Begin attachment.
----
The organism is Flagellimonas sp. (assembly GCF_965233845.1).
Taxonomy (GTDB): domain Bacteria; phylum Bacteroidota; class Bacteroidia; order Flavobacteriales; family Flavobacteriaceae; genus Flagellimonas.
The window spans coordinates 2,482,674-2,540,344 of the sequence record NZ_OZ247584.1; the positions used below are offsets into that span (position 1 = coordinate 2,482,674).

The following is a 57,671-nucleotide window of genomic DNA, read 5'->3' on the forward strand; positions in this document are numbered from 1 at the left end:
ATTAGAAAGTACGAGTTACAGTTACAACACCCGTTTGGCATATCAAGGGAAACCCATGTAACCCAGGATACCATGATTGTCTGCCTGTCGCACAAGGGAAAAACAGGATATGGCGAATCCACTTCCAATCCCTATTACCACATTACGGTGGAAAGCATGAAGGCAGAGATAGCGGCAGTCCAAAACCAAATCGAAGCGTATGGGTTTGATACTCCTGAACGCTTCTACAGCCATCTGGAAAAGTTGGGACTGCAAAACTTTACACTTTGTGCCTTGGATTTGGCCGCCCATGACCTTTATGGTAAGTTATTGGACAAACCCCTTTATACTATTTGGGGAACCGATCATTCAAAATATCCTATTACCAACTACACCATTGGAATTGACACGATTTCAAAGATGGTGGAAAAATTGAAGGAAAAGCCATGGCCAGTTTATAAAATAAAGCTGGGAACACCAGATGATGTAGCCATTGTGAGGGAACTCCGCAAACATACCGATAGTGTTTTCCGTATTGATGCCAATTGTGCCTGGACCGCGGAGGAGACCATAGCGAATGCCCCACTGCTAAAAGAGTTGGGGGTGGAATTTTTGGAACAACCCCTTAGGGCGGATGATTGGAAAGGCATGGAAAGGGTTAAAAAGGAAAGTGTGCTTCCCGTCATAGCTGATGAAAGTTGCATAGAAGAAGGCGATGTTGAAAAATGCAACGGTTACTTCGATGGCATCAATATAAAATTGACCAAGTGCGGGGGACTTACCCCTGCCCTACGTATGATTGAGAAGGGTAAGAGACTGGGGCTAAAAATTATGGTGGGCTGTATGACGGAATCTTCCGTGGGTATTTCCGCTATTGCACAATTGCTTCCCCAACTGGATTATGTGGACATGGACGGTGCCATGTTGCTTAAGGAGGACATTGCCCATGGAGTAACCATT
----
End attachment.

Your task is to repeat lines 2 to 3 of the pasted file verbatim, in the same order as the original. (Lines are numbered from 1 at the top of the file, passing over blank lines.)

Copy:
Taxonomy (GTDB): domain Bacteria; phylum Bacteroidota; class Bacteroidia; order Flavobacteriales; family Flavobacteriaceae; genus Flagellimonas.
The window spans coordinates 2,482,674-2,540,344 of the sequence record NZ_OZ247584.1; the positions used below are offsets into that span (position 1 = coordinate 2,482,674).